If your doctor suspects cervical spondylosis, he or she will then order imaging tests and nerve function tests to confirm the diagnosis.
- X-rays can be used to check for bone spurs and other abnormalities.
- A computerized tomography scan (CT scan) can provide more detailed images of your neck.
- Magnetic resonance imaging (MRI), which produces images using radio waves and a magnetic field, helps locate pinched nerves.
- A myelogram uses a dye injection to highlight certain areas of the spine; CT scans or X-rays are then used to provide more detailed images of these areas.
Nerve Function Tests
- An electromyogram (EMG) is used to check if your nerves are functioning normally when sending signals to your muscles; it measures your nerves’ electrical activity.
- A nerve conduction study is used to check the speed and strength of the signals your nerves send; this is done by placing electrodes on your skin where the nerve is located.
Treatments for cervical spondylosis focus on providing pain relief, lowering the risk of permanent damage, and helping you lead a normal life. Non-surgical methods are usually very effective.
Your doctor might send you to a physical therapist for treatment. Physical therapy helps you stretch your neck and shoulder muscles and makes them stronger, which helps relieve pain. You might also have neck traction, which involves using weights to increase the space between the cervical joints and relieve the pressure on the cervical discs and nerve roots.
Your doctor might prescribe certain medications if over-the-counter drugs don’t work. These include:
- muscle relaxants, such as cyclobenzaprine, to treat muscle spasms
- narcotics, such as hydrocodone, for pain relief
- anti-seizure drugs, such as gabapentin, to relieve pain caused by nerve damage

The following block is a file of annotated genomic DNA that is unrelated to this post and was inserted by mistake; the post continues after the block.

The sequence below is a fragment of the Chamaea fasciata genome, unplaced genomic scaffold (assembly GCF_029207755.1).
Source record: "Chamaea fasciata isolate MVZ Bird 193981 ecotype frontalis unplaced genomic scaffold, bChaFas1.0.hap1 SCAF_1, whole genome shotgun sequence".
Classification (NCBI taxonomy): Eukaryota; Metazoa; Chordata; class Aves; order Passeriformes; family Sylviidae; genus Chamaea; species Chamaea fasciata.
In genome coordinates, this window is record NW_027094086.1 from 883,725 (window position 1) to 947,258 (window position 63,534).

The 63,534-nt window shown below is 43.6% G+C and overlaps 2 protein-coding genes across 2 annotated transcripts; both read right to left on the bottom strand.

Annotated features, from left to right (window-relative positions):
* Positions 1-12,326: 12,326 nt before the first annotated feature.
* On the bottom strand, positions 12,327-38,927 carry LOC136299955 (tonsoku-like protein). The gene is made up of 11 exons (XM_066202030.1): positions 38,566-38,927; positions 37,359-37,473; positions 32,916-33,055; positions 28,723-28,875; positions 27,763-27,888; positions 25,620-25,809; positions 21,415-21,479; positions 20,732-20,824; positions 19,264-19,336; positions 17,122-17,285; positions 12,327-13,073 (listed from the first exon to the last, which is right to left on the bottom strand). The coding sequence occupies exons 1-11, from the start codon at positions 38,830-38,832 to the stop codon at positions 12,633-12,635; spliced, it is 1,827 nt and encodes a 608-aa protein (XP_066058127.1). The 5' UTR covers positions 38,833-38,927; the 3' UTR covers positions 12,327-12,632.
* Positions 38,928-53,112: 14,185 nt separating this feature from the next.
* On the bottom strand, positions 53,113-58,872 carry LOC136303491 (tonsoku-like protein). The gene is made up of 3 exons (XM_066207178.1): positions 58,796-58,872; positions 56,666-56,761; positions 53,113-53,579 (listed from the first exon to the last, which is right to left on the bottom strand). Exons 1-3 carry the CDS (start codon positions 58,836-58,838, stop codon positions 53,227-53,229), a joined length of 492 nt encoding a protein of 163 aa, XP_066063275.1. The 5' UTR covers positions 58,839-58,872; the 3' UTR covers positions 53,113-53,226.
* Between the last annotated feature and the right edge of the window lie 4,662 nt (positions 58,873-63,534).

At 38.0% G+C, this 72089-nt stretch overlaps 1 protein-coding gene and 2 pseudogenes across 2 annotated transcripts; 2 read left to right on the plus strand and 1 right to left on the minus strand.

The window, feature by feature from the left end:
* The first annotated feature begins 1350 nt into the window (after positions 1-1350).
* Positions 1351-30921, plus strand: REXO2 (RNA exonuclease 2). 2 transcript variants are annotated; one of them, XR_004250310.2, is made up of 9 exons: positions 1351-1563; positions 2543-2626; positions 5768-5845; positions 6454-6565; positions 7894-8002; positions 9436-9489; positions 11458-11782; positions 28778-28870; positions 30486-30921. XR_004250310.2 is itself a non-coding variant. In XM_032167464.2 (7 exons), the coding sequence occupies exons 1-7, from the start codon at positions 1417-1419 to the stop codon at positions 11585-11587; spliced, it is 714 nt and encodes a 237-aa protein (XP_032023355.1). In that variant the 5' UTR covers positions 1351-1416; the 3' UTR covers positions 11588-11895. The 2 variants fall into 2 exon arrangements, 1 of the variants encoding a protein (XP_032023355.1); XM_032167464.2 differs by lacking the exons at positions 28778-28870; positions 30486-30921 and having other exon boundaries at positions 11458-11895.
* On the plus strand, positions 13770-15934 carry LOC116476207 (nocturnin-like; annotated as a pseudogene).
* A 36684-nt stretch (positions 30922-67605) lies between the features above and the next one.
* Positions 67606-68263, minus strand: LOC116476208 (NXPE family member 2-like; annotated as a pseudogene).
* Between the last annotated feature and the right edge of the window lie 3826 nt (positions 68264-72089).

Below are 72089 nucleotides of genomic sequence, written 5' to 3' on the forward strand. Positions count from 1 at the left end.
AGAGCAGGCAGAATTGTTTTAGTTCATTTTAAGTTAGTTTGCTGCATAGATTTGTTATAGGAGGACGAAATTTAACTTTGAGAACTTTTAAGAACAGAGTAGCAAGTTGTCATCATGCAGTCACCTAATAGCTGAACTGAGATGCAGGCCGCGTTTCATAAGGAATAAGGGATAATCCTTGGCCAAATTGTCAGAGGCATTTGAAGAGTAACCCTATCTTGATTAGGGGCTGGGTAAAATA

- steroid injections, such as prednisone, for pain relief
If your condition is severe and doesn’t respond to other forms of treatment, you might need surgery. This can involve getting rid of bone spurs, parts of your neck bones, or herniated disks to give your spinal cord and nerves more room. Surgery is rarely necessary for cervical spondylosis.
If your condition is mild, you can try a few things at home to treat it. You can take an over-the-counter pain reliever, such as acetaminophen or an anti-inflammatory drug like Naproxen. Using a heating pad or a cold pack on your neck can also provide pain relief for sore muscles. Getting regular exercise can help you recover faster. Wearing a soft neck brace or collar can give you temporary relief. You should not wear a neck brace or collar for long periods of time as it could make your muscles weaker.
Edited by: Michael Harkin
Medically Reviewed by: Brenda B. Spriggs, MD, MPH, FACP
Published: Jul 25, 2012
Last Updated: Oct 8, 2013
Published By: Healthline Networks, Inc.
- Cervical Spondylosis. (n.d.). Mayo Clinic. Retrieved June 13, 2012, from http://www.mayoclinic.com/health/cervical-spondylosis/DS00697
- Cervical Spondylosis (n.d.). MedlinePlus. Retrieved June 13, 2012, from http://www.nlm.nih.gov/medlineplus/ency/article/000436.htm
- Cervical Spondylosis (Arthritis of the Neck). (n.d.). OrthoInfo - American Academy of Orthopaedic Surgeons. Retrieved June 13, 2012, from http://orthoinfo.aaos.org/topic.cfm?topic=a00369http://orthoinfo.aaos.org/topic.cfm?topic=a00369